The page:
Some advice for my job-seekers out there: beware scheduling 4 interviews in one week. You cheeks will hurt from smiling and you will be non-responsive to your friends because the idea of speaking anymore makes you cringe.
I am officially tired of telling people how great I am for their workplace (I mean I am but….ha). However, my marathon of job interviews this past week has taught me a few things that I want to share will my other life navigators because we can all agree, adulting is SCARY.
Don’t stress over what to wear
I stress big time about being over-dressed or under-dressed for any event… Job interviews have proven to be not much different.
HOWEVER: A simple blouse/pant combo with a smart pair of flats or heels is fine. The majority of my interviews I wore a simple printed pair Old Navy’s Pixie Pants, a solid colored blouse, and nude heels!
No matter how perfect your outfit might be – how you carry yourself is equally important. I went to the gym and out for drinks the night before Interview #3 (Just some beers!! Don’t scold me!!), and the company’s office was an hour away. By the time I sat down in the waiting room, my mind was sharp, but my body was feeling a lil’ sluggish. I caught myself slouching!! Bad!!
Make a mental note to keep your back straight, shoulders back, smile, all that good stuff. You’ll look alert, attentive, and less like you’re tired as hell.
Better to be over-prepared
Bring your resume, cover letter, references, a pen, required application, bring your dog!!! Okay, don’t bring your dog – but seriously, even if you think the interviewer would already have document X, bring it anyway.
I just imagine how sweaty (lol nerves) I would get if my interviewer asked me, Did you bring an extra copy of your references? And I had to be like No, I’m an idiot. I’m going to leave now, sorry bye. *speed walks out of room*
Try not to be intimidated
Easier said than done. Interview #1 was with this super pretty chick in her late 20s who quite possibly might have had the best hair I’ve ever seen on a human being. I thought, Sh*t, business Barbie is my interviewer. Needless to say she was super sweet and helpful and the interview was great – but I can imagine that is not always the case.
If you get an intimidating interviewer, don’t let it throw you off your game. Keep your eye contact and dazzling smile, and imagine them in thei underwear or maybe a funny chicken costume or something. You prepared for this interview!! You got it!! – and don’t forget they were in your position too at one point!
For my fellow sufferers of poor short-term memory, this one’s a must. Along with documents A, B, C – bring a little notebook. Prior to my interview, I would write at the top of a page the company, the position, and who I was interviewing with.
Then I would jot down some things I already knew about the position/company, and then below that whatever questions I had. It really helped me cover all my bases and look like I knew my sh*t. It also helped when I needed to refer back to an interview when comparing job offers!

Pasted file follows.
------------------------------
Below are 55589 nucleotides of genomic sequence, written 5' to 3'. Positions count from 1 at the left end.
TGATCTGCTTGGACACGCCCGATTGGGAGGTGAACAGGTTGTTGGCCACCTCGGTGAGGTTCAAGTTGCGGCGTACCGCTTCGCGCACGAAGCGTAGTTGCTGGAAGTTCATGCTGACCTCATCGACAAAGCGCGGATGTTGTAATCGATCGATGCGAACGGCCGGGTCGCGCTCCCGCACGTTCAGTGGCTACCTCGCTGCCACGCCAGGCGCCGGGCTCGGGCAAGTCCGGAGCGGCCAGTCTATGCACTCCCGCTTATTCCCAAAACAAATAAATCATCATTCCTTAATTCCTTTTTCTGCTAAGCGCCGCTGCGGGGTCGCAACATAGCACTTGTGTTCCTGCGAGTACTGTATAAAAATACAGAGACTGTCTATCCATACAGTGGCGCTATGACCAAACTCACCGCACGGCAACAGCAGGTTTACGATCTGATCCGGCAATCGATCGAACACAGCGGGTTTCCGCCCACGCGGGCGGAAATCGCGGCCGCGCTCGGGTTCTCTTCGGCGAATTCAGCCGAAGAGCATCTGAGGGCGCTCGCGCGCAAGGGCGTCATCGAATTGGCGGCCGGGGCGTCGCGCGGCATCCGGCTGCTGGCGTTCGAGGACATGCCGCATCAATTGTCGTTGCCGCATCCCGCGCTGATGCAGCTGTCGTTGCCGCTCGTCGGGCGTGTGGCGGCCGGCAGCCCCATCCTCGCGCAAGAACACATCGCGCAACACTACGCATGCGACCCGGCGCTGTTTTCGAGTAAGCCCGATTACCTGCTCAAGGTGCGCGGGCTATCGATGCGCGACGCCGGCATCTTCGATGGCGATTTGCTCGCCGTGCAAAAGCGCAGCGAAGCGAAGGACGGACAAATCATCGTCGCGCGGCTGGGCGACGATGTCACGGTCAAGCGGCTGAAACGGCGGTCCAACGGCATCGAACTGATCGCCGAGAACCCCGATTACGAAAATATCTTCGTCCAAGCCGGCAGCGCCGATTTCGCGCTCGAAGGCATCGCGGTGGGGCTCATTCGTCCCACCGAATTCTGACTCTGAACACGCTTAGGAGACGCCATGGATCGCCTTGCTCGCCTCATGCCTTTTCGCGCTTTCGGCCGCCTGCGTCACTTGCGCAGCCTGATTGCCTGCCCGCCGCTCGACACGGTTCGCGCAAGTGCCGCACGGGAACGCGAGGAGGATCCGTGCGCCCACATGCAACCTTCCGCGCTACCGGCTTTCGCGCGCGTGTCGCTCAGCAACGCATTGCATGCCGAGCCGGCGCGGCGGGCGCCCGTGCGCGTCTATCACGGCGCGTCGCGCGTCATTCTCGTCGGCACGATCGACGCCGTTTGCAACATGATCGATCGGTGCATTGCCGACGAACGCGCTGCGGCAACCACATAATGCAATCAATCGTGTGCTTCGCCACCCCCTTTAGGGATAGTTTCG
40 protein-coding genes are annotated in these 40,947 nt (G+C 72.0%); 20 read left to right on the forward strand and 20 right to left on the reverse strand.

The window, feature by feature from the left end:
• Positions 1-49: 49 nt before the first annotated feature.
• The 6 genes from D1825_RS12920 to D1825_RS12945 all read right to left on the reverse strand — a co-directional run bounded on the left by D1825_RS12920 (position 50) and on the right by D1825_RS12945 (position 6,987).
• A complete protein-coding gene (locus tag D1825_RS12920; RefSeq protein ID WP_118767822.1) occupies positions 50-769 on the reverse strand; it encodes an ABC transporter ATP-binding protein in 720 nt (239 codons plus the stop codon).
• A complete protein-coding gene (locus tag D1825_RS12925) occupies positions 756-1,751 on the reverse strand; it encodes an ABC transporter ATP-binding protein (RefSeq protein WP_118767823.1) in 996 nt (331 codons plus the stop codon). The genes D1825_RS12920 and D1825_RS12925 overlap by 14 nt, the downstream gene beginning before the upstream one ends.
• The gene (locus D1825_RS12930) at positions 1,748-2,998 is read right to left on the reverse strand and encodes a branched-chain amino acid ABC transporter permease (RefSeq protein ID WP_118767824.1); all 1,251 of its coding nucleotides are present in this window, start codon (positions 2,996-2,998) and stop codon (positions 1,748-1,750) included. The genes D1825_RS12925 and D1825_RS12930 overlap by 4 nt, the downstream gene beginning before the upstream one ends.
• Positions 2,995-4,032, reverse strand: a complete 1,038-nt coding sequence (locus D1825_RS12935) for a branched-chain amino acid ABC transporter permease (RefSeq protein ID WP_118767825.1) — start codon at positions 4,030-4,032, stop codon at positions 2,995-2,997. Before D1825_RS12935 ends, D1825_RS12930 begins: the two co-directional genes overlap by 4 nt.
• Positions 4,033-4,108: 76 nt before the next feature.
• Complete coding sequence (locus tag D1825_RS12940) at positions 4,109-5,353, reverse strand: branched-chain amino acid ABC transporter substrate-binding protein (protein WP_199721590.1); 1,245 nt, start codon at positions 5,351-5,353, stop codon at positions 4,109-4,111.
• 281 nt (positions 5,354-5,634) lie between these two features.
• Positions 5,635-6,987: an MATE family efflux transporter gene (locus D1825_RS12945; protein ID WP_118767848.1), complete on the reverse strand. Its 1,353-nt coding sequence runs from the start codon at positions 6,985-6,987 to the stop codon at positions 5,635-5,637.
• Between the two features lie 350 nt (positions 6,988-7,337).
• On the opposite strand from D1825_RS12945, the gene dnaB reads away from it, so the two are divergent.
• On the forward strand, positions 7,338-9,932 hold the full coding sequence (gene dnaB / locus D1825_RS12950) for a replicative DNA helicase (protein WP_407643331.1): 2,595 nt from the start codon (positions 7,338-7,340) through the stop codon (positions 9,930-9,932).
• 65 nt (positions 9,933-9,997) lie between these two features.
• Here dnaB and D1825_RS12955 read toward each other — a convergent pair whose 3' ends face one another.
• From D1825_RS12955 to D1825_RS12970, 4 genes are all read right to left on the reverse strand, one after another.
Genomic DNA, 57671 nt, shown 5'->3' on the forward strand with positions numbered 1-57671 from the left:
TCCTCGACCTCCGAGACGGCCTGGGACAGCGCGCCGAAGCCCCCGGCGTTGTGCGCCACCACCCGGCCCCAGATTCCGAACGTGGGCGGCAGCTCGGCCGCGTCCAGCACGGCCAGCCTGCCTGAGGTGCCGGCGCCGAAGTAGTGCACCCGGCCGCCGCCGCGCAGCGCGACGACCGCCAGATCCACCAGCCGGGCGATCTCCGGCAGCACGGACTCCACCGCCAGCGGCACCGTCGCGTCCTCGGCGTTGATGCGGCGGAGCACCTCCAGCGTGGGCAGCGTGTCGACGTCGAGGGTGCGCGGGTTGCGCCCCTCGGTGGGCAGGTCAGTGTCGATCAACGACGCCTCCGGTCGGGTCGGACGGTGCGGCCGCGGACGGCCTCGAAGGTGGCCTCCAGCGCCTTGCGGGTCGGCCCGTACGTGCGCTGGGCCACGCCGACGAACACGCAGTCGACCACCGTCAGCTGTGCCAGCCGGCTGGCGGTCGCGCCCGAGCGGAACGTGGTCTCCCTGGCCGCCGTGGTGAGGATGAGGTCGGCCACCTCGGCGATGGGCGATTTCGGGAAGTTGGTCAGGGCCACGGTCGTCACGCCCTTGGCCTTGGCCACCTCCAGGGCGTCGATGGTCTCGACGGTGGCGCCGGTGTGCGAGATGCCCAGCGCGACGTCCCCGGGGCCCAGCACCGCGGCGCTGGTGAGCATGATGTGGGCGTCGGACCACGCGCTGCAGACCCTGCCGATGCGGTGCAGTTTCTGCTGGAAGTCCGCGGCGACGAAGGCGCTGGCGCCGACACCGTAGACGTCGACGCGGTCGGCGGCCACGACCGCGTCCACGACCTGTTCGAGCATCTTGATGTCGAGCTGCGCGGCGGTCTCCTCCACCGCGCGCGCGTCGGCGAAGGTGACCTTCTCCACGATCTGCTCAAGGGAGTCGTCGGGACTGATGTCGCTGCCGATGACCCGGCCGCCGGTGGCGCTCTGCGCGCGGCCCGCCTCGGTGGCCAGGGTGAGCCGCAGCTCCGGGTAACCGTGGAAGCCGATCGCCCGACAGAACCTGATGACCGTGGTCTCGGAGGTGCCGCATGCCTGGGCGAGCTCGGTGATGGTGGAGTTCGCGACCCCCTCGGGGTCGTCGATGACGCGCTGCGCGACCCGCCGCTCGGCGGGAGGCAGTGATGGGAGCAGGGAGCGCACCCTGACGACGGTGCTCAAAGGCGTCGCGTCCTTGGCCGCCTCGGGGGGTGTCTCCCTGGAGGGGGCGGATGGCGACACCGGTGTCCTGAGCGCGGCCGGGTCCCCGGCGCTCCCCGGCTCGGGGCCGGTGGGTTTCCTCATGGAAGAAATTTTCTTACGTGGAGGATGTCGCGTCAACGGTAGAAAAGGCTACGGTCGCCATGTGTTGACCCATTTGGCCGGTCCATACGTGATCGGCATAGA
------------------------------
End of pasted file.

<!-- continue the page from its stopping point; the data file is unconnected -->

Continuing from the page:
Target’s office supplies selection is DOPE, and I fell in love with this Padfolio by Suagr Paper – both a notepad and folder to hold documents! Plus it’s pretty (yay)!
Don’t be dazzled by the lights!!
& don’t accept a job at the first interview. I think this might be the most important thing I’ve learned this week.
From the outside, Interview #3 was perfect. The office part was pretty and well decorated, the cubicles barely looked like cubicles (more like cozy work spaces), and the atmosphere was friendly. The two supervisors who interviewed me were super cool, open, and showered me with compliments.
You’re probably thinking, Michelle this is great! What could be wrong here? Well, to keep it simple… I didn’t like the job. The position was not what I was looking for, the hours were part time (I’m looking for full time post grad), it didn’t pay even close to what I was needed to stay in the area, and I probably wouldn’t be spending almost any time at the pretty office I was sitting in. But before I knew it, I was signing application papers and volunteering my Thursdays.
They moved too fast. Don’t get me wrong, though, both of the supervisors were really nice people and I’d like to think they were also really genuine. One supervisor was “real” with me – let me know that the job could be tough at times, so could I handle it? Of course I wanted to say, Hell yeah, I’m optimistic and can handle anything!! …even if that might’ve be untrue.
As soon as I got in my car, I felt a lump in my throat. I was overwhelmed, and I felt little tears gather behind my eyes. I knew I made a mistake. I regretted not asking the questions I wanted, or at least being able to ask if I could have 24 hours to think about the position.
ASK THE QUESTIONS, ASK FOR A DAY TO CONSIDER IT. If you don’t you could (a) get stuck at a job that you don’t want or (b) have the awkward task of contacting your interviewer that you are “unable to fulfill the position” (does that sound ok?? I’m drafting the e-mail now..).
Whew. What a week. Don’t worry though, my job interview marathon wasn’t all bad. It ended positively, as I really loved Interview #4 and am looking forward to my follow-up interview next week.
Going on all these interviews also helped me realize what exactly I want to do after college (jesus finally) and I feel more comfortable and less nervous for future interviews! Like we said, adulting is scary… but let’s move job interviews to the not-so-dreadful list and focus more on things like “apartment searching” and “the prospect of being single into your 30s” ….. but we’re gonna save those for another time.